The Amy H Remley Foundation  

Community Health View

Radioactive Water

Some background is outlined to better understand the issues of radioactive water in context of nuclear power. The pathway by which humans are harmed is when tritium becomes part of the water molecule and radiation emits directly into our body tissues as we consume contaminated food or drink.

Rays of energy from outer space entering the earth's atmosphere cause some hydrogen atoms there to adopt a second neutron. This isotope of hydrogen is called tritium. According to the IATA, 1981, tritium has a radioactive half life of 12.43 years. All three isotopes of hydrogen have a single proton in their nucleus. Atoms of protium (ordinary hydrogen) has no neutron in its nucleus and is stable, deuterium has one neutron in its nucleus and is stable. Tritium with two neutrons in is nucleus is unstable and ejects Beta particles (essentially high-energy electrons). Since the number of protons determines chemical bonding, tritium behaves like ordinary hydrogen and replaces it in water molecules producing radioactive water. Hoffman Tritium Study.

Incorporated in water molecules in precipitation, tritium ultimately reaches the land or sea surface. From where it readily cycles through the hydrologic and biologic components of the environment, including our ground water aquifer reservoirs.

There are several sources of tritium in addition to the above. Since the early 1960s, when the atmospheric testing of thermonuclear weapons raised background levels by several orders of magnitude (100 times), background levels have receded to twice the level preceding the weapons testing period. All nuclear electric power plant reactors emit tritium into water and the atmosphere. A Progress Energy document simply refers to the fact that all reactors emit tritium and the EPA monitors levels. Note that background levels before the tests was 60 tritium units - after tests it reached 640 tritium units.

The standard unit of measure, a tritium unit (TU), is a set ratio of tritium atoms to hydrogen atoms in a substance, for example, water. In terms of radioactivity, one TU is equivalent to 3.19 picocuries per liter (Clark and Fritz, 1997). In SI units, one tritium unit is about 0.118 bequerels per liter (Bq/L), where the bequerel is one unit of disintegration per second. Tritium decays naturally over time to become helium.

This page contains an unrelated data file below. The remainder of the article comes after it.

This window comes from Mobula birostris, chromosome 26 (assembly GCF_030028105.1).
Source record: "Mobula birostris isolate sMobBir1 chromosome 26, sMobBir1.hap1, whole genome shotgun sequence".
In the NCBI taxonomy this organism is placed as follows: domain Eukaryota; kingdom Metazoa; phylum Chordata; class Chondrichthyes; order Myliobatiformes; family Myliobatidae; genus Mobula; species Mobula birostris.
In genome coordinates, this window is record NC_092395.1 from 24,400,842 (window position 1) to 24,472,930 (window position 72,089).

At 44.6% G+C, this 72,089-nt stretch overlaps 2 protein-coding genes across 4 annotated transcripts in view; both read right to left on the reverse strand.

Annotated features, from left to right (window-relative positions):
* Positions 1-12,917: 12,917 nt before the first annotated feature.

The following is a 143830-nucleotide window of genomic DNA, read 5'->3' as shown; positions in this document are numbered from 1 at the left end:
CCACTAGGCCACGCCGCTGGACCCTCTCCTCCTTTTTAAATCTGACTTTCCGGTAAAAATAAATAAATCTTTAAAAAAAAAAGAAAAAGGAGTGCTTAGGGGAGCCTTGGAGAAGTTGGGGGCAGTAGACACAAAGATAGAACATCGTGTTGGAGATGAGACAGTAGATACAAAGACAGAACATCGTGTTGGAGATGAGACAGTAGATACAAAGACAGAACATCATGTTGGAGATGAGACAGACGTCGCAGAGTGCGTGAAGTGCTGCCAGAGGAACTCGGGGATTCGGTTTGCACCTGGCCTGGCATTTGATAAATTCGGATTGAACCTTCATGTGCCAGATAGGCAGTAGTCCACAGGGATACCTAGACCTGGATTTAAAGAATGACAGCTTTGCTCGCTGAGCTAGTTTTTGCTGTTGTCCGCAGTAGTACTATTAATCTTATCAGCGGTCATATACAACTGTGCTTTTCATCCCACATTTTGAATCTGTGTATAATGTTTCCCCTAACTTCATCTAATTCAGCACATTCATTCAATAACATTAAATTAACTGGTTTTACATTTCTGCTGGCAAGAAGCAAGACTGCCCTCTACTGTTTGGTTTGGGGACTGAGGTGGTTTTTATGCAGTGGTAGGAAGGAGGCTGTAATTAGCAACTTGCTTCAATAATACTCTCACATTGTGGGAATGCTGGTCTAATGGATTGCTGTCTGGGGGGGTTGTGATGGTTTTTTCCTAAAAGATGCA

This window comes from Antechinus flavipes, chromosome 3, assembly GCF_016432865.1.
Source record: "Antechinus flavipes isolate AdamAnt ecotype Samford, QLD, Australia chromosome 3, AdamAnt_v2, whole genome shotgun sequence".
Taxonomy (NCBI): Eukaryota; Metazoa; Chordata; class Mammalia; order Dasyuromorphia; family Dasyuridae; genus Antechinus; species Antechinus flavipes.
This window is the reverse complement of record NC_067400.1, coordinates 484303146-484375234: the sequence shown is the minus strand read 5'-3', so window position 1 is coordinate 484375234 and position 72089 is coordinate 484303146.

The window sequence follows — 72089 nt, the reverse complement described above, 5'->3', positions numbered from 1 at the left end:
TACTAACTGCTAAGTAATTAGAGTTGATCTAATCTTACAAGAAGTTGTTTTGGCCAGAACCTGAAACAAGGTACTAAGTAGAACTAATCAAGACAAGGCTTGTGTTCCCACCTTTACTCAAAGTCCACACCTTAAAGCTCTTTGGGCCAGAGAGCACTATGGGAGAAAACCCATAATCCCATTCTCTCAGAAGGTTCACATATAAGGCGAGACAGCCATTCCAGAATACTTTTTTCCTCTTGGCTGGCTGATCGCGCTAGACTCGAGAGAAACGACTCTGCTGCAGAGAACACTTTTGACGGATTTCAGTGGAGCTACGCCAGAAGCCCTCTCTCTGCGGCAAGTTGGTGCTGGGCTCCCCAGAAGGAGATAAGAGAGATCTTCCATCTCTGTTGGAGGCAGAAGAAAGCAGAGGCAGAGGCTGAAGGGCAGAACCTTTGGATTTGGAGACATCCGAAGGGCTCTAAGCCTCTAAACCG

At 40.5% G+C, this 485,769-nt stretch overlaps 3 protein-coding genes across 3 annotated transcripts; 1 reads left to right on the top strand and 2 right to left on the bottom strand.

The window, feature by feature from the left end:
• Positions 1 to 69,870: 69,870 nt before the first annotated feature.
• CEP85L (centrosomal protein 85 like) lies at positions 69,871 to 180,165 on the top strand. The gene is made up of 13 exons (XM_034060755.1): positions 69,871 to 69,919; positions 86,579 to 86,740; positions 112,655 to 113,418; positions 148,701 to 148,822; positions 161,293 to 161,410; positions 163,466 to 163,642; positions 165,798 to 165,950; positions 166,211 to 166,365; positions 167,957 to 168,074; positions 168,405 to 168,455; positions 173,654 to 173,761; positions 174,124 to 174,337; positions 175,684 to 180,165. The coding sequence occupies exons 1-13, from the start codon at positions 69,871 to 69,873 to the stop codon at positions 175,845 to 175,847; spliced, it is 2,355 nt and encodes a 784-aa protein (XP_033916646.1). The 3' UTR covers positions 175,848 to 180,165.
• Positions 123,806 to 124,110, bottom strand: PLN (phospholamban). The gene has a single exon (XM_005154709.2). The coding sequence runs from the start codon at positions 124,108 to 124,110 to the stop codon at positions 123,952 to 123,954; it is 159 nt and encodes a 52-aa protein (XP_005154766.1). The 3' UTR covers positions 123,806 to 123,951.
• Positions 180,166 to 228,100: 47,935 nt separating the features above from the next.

Tritium is classified by the EPA as a human cancer causing agent. We can take this agent into our bodies by breathing, though the pores in the skin, and by eating or drinking contaminated fluids or food. EPA sets a fairly tight limit on drinking water under the Safe Drinking Water Act, at 740 becquerels per liter.

All living organisms can be harmed by the beta particles emitted from tritium, which can sever chemical bonds and damage cells, affecting DNA structures and subsequent generations. Effects upon microorganisms are probably not known. By extension, so also are consequences upon dependent ecologic systems and species, on which our marine food web and the livelihood of so many depend. The difficulty in constructing a test environment involving Beta radiation has led to a lack of essential documentation.

Ratios of tritium to helium in ground water can give an accurate measure of age (and possible source) of that water. Both tritium and helium are relatively inert gases. The method separates helium derived from tritium from helium derived from natural sources. The tritium/helium method is based on the radioactive decay of tritium relative to helium. Both tritium and helium are relatively inert gases. Apparent age estimates from the tritium/helium method can be extremely accurate (within months) for ground water containing high tritium concentrations (waters recharged since 1963). Unlike the chlorofluorocarbon dating method, tritium/helium is a valid technique for sites contaminated with organic compounds.

Use of Tritium as an aid to water age assessment — Data on natural tritium concentrations in water in the upper part of the Floridian Aquifer were collected from December 1966 to November 1968 to evaluate tritium as a radioactive tracer. Some useful information on recharge characteristics resulted.

In very general terms, an appreciable concentration of tritium is an indicator of young water.

The natural production rate of tritium in the atmosphere is considered constant, but nuclear weapons tests as late as the early 1960's raised the tritium level to many times the normal level. The level declined after the tests but has not returned to normal, estimated by L. L. Thatcher as about 6 TU along the Atlantic Coast (Stringfield, 1966, p. 150).

During the 2-year sampling period in the Floridian Aquifer study area, one or more samples were collected at each of 26 different observation stations. Bimonthly samples were collected and analyzed from ten of the stations, including Rainbow and Silver Springs, Ocala Caverns, and seven wells. Samples collected irregularly from four wells in the confined part of the aquifer, mostly in the Oklawaha River valley, contained zero to only traces of tritium, indicating complete or nearly complete decay of originally contained tritium. This supports interpretations from other geologic and hydrologic data that the water was old and not subject to direct recharge. On the other hand, all samples collected west of the river valley in the unconfined part of the aquifer had appreciable concentrations of tritium, thus supporting the belief that much of that area is subject to direct recharge. Each of the samples had more than twice the presumed normal concentration of 6 TU in rainfall, but far below peak concentrations measured in rainfall in Ocala in 1963 after the large thermonuclear tests in late 1962, thus suggesting that the high concentrations in the ground water from 1963 recharge had already passed.